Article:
Can we run our cars on human fat?

A Beverly Hills cosmetic surgeon attracted attention from alternative energy buffs and public health officials after he announced that he was using liposuctioned fat to fuel two SUVs.

Customers line up around a Krispy Kreme doughnut shop in La Habra, California. Some 127 million American adults are overweight.

A Beverly Hills cosmetic surgeon attracted attention from alternative energy buffs and public health officials after he announced that he was using liposuctioned fat to fuel two SUVs.

Dr. Craig Alan Bittner, owner of the Beverly Hills Liposculpture clinic, claims that he produced biodiesel from the excess lipids hoovered from his patients' backsides, which he then put into the tanks of his Ford Explorer and his girlfriend's Lincoln Navigator.

Forbes quotes from Dr. Bittner's now-defunct website:

"The vast majority of my patients request that I use their fat for fuel – and I have more fat than I can use," Bittner wrote on "Not only do they get to lose their love handles or chubby belly but they get to take part in saving the Earth."

As the Telegraph reports, Bittner's flab-to-fuel scheme raised eyebrows at the California Department of Public Health, who noted that there are laws covering what one can and cannot do with medical waste. The agency says it has opened an inquiry.

In the meantime, Bittner has apparently hared off to South America. On the Beverly Hills Liposculpture website, the doctor, who says that he first started practicing medicine in a rural clinic in Colombia, says he has returned to the continent (he didn't say which country) "to volunteer with a small clinic that is very similar to where my medical career began decades ago, where I can help those most in need."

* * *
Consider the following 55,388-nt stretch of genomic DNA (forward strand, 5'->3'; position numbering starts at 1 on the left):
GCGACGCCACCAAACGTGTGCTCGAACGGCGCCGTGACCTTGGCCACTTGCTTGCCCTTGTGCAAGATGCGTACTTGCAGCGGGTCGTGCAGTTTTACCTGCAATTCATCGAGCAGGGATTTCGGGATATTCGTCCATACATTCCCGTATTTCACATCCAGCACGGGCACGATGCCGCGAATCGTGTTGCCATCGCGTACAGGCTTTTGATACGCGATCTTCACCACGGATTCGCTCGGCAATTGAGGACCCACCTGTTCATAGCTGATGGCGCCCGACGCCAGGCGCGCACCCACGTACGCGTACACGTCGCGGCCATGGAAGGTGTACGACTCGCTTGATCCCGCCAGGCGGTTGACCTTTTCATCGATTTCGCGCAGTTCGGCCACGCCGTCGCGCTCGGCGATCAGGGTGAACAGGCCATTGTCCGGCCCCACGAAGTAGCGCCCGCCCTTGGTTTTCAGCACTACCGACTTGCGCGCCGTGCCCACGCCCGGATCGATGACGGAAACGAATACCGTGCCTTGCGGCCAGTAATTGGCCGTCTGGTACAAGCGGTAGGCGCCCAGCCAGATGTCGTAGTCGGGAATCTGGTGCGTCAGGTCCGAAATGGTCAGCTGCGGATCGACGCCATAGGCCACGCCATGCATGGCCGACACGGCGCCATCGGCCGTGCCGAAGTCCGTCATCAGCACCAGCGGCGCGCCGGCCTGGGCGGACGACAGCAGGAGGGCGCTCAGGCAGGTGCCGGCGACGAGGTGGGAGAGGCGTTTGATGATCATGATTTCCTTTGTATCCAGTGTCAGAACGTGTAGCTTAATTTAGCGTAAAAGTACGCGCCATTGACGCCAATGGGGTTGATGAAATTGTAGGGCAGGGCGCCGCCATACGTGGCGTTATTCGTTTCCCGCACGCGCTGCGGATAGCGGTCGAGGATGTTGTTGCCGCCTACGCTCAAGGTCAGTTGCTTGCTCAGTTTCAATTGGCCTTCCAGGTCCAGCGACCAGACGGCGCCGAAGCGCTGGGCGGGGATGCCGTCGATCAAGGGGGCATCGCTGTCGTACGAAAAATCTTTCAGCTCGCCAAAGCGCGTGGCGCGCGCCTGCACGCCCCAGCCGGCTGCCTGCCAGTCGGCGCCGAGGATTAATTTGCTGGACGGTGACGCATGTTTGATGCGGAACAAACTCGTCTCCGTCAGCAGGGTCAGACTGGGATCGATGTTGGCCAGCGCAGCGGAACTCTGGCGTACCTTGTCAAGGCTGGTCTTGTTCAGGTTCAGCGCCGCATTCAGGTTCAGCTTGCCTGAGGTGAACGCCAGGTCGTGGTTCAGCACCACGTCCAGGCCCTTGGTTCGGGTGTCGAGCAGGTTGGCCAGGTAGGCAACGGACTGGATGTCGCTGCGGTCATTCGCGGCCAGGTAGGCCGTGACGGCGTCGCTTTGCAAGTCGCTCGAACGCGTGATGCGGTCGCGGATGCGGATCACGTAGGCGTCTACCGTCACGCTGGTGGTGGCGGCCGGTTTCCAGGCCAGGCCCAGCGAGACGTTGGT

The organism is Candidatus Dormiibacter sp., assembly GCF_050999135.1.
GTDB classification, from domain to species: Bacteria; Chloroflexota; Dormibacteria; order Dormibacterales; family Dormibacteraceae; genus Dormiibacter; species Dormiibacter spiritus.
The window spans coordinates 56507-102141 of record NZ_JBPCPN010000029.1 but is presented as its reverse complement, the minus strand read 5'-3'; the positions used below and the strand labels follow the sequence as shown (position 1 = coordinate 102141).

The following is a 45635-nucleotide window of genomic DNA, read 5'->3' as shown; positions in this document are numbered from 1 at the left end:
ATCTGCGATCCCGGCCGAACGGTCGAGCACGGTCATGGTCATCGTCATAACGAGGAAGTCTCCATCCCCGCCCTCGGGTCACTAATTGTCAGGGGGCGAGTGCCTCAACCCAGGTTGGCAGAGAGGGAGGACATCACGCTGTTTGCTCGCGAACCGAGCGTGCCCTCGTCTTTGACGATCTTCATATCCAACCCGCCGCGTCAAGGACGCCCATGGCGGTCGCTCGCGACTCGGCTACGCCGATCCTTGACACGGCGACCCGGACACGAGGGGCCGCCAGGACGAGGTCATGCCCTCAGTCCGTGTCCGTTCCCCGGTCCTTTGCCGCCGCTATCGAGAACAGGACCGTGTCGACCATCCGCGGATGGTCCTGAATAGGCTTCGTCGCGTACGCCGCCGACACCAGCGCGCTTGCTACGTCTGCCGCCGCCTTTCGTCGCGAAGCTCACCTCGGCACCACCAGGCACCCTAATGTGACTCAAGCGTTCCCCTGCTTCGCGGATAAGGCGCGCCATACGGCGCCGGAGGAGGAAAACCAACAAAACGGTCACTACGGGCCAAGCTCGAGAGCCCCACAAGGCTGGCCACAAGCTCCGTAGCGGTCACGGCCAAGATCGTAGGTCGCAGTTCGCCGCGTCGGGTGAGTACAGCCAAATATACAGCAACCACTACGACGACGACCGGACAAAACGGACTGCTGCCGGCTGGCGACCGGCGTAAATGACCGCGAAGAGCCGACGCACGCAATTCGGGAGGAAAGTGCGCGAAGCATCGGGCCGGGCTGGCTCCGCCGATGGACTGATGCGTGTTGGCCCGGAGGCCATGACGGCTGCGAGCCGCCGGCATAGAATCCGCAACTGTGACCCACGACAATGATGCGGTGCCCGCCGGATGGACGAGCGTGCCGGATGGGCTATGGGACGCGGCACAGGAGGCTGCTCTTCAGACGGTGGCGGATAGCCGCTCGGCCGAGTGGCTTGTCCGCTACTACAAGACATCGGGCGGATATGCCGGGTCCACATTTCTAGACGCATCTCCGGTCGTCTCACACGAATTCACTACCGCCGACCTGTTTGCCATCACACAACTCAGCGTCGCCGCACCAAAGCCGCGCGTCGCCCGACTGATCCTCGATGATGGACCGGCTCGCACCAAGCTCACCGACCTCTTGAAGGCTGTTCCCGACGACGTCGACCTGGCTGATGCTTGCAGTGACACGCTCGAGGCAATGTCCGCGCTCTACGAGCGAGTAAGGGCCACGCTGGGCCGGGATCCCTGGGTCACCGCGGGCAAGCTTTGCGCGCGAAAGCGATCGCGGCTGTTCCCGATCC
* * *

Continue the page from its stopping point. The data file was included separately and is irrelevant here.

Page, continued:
Did Bittner really run his cars on "lipodiesel"? Fat chance, says Wired, noting that only cars with diesel engines can accommodate biodiesel, and that there is currently no such thing as a diesel-powered Lincoln Navigator. "No diesel, no lipodiesel — just a Lincoln with high cholesterol," writes Keith Barry.

Sure, they could have swapped out the engine, but Wired also notes that Bittner's previous venture was shut down after authorities claimed he was engaging in false advertising, and that Bittner is certified as a radiologist, not a cosmetic surgeon. Mr. Barry writes:"We truly hope his lipodiesel experiment was just another flabrication."

That said, it is in fact possible to produce biodiesel from human fat. Just like that of animals, our own lard contains trigylicerides, which can be turned into combustible fuel through a process known as transesterification.

It's been done before. The Earthrace, a high-speed eco-boat that broke records last year when it circumnavigated the globe in just under 61 days, was powered partly by former love-handles. According to National Geographic, Captain Peter Bethune and two volunteers donated a combined 2.5 gallons of fat, enough to power the boat for 9 miles.

A symbolic gesture to be sure, but can it be scaled up? After all, if paunch were petroleum, the US would be Saudi Arabia. According to statistics compiled by the Endocrine Society and the Hormone Foundation, about 127 million adults in the US are overweight. Of these, 60 million are considered obese, and 9 million of those are considered extremely obese.  Are we literally sitting on the answer to energy independence?

Sadly, no. The United States consumes almost 21 million barrels of oil each day, which works out to 882 million gallons of gasoline. (Although as the science new site PhysOrg pointed out earlier this month, 3 million of those gallons are burned each day by hauling around our excess fat.) So if we were to replace all of our gasoline with human-fat-derived biodiesel,  every overweight American would have to kick in almost seven gallons of blubber every single day.

In short, even the American kiester isn't wide enough to meet the nation's fuel needs. If you want to burn fat for transportation, get a bike.

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